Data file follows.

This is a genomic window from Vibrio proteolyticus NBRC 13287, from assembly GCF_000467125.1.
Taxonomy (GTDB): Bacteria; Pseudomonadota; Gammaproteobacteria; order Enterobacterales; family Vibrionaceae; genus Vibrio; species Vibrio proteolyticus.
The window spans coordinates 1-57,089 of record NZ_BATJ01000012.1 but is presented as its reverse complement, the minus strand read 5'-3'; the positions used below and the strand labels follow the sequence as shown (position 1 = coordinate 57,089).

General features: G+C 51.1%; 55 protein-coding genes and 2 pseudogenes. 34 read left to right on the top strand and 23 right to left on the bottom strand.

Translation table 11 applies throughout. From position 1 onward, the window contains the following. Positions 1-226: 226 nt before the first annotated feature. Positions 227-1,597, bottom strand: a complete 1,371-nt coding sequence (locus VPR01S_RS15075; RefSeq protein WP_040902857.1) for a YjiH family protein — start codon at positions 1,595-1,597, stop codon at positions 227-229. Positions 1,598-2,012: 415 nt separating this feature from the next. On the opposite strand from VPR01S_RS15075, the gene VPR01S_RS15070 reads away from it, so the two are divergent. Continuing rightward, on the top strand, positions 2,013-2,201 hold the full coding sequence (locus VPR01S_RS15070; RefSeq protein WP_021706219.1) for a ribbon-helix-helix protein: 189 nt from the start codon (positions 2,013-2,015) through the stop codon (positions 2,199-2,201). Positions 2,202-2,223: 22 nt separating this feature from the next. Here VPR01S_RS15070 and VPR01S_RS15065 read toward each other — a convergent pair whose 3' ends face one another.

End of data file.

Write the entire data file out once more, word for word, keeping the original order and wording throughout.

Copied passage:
This is a genomic window from Vibrio proteolyticus NBRC 13287, from assembly GCF_000467125.1.
Taxonomy (GTDB): Bacteria; Pseudomonadota; Gammaproteobacteria; order Enterobacterales; family Vibrionaceae; genus Vibrio; species Vibrio proteolyticus.
The window spans coordinates 1-57,089 of record NZ_BATJ01000012.1 but is presented as its reverse complement, the minus strand read 5'-3'; the positions used below and the strand labels follow the sequence as shown (position 1 = coordinate 57,089).

General features: G+C 51.1%; 55 protein-coding genes and 2 pseudogenes. 34 read left to right on the top strand and 23 right to left on the bottom strand.

Translation table 11 applies throughout. From position 1 onward, the window contains the following. Positions 1-226: 226 nt before the first annotated feature. Positions 227-1,597, bottom strand: a complete 1,371-nt coding sequence (locus VPR01S_RS15075; RefSeq protein WP_040902857.1) for a YjiH family protein — start codon at positions 1,595-1,597, stop codon at positions 227-229. Positions 1,598-2,012: 415 nt separating this feature from the next. On the opposite strand from VPR01S_RS15075, the gene VPR01S_RS15070 reads away from it, so the two are divergent. Continuing rightward, on the top strand, positions 2,013-2,201 hold the full coding sequence (locus VPR01S_RS15070; RefSeq protein WP_021706219.1) for a ribbon-helix-helix protein: 189 nt from the start codon (positions 2,013-2,015) through the stop codon (positions 2,199-2,201). Positions 2,202-2,223: 22 nt separating this feature from the next. Here VPR01S_RS15070 and VPR01S_RS15065 read toward each other — a convergent pair whose 3' ends face one another.